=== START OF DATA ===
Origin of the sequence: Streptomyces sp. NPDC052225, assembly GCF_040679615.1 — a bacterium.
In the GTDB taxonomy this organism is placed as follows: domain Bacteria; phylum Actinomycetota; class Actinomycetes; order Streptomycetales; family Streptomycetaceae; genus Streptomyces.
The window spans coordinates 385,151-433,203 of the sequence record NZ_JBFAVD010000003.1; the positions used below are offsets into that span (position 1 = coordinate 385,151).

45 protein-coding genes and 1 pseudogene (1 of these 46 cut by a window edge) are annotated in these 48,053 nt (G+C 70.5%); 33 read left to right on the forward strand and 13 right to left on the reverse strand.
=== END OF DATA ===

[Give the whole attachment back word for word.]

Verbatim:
Origin of the sequence: Streptomyces sp. NPDC052225, assembly GCF_040679615.1 — a bacterium.
In the GTDB taxonomy this organism is placed as follows: domain Bacteria; phylum Actinomycetota; class Actinomycetes; order Streptomycetales; family Streptomycetaceae; genus Streptomyces.
The window spans coordinates 385,151-433,203 of the sequence record NZ_JBFAVD010000003.1; the positions used below are offsets into that span (position 1 = coordinate 385,151).

45 protein-coding genes and 1 pseudogene (1 of these 46 cut by a window edge) are annotated in these 48,053 nt (G+C 70.5%); 33 read left to right on the forward strand and 13 right to left on the reverse strand.